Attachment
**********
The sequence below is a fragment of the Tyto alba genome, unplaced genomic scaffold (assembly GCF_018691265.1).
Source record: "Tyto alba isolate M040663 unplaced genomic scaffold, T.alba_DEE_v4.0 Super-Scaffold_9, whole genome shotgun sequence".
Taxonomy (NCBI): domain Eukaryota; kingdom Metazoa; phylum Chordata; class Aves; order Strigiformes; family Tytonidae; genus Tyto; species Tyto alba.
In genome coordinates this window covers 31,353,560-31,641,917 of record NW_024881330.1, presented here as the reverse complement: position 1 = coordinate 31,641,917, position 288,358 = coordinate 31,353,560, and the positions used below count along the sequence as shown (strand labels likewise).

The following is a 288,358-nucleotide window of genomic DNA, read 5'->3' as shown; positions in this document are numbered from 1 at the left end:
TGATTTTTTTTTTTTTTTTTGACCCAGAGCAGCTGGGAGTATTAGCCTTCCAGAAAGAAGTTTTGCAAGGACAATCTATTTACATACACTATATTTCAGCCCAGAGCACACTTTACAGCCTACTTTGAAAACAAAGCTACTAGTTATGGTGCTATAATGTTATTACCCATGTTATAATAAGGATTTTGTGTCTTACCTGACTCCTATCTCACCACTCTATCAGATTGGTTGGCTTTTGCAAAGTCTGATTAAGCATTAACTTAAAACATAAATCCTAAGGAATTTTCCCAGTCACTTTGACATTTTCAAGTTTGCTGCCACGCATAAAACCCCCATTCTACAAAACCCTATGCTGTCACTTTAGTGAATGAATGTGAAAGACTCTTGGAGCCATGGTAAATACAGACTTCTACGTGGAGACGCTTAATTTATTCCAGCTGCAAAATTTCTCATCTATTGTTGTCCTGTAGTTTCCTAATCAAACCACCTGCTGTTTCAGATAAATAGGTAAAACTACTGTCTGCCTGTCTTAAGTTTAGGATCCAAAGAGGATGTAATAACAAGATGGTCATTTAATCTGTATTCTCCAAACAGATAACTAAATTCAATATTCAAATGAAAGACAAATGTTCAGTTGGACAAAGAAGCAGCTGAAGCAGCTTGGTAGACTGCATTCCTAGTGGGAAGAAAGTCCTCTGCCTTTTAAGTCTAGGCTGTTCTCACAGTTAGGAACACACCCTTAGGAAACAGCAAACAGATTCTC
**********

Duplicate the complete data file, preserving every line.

The sequence below is a fragment of the Tyto alba genome, unplaced genomic scaffold (assembly GCF_018691265.1).
Source record: "Tyto alba isolate M040663 unplaced genomic scaffold, T.alba_DEE_v4.0 Super-Scaffold_9, whole genome shotgun sequence".
Taxonomy (NCBI): domain Eukaryota; kingdom Metazoa; phylum Chordata; class Aves; order Strigiformes; family Tytonidae; genus Tyto; species Tyto alba.
In genome coordinates this window covers 31,353,560-31,641,917 of record NW_024881330.1, presented here as the reverse complement: position 1 = coordinate 31,641,917, position 288,358 = coordinate 31,353,560, and the positions used below count along the sequence as shown (strand labels likewise).

The following is a 288,358-nucleotide window of genomic DNA, read 5'->3' as shown; positions in this document are numbered from 1 at the left end:
TGATTTTTTTTTTTTTTTTTGACCCAGAGCAGCTGGGAGTATTAGCCTTCCAGAAAGAAGTTTTGCAAGGACAATCTATTTACATACACTATATTTCAGCCCAGAGCACACTTTACAGCCTACTTTGAAAACAAAGCTACTAGTTATGGTGCTATAATGTTATTACCCATGTTATAATAAGGATTTTGTGTCTTACCTGACTCCTATCTCACCACTCTATCAGATTGGTTGGCTTTTGCAAAGTCTGATTAAGCATTAACTTAAAACATAAATCCTAAGGAATTTTCCCAGTCACTTTGACATTTTCAAGTTTGCTGCCACGCATAAAACCCCCATTCTACAAAACCCTATGCTGTCACTTTAGTGAATGAATGTGAAAGACTCTTGGAGCCATGGTAAATACAGACTTCTACGTGGAGACGCTTAATTTATTCCAGCTGCAAAATTTCTCATCTATTGTTGTCCTGTAGTTTCCTAATCAAACCACCTGCTGTTTCAGATAAATAGGTAAAACTACTGTCTGCCTGTCTTAAGTTTAGGATCCAAAGAGGATGTAATAACAAGATGGTCATTTAATCTGTATTCTCCAAACAGATAACTAAATTCAATATTCAAATGAAAGACAAATGTTCAGTTGGACAAAGAAGCAGCTGAAGCAGCTTGGTAGACTGCATTCCTAGTGGGAAGAAAGTCCTCTGCCTTTTAAGTCTAGGCTGTTCTCACAGTTAGGAACACACCCTTAGGAAACAGCAAACAGATTCTC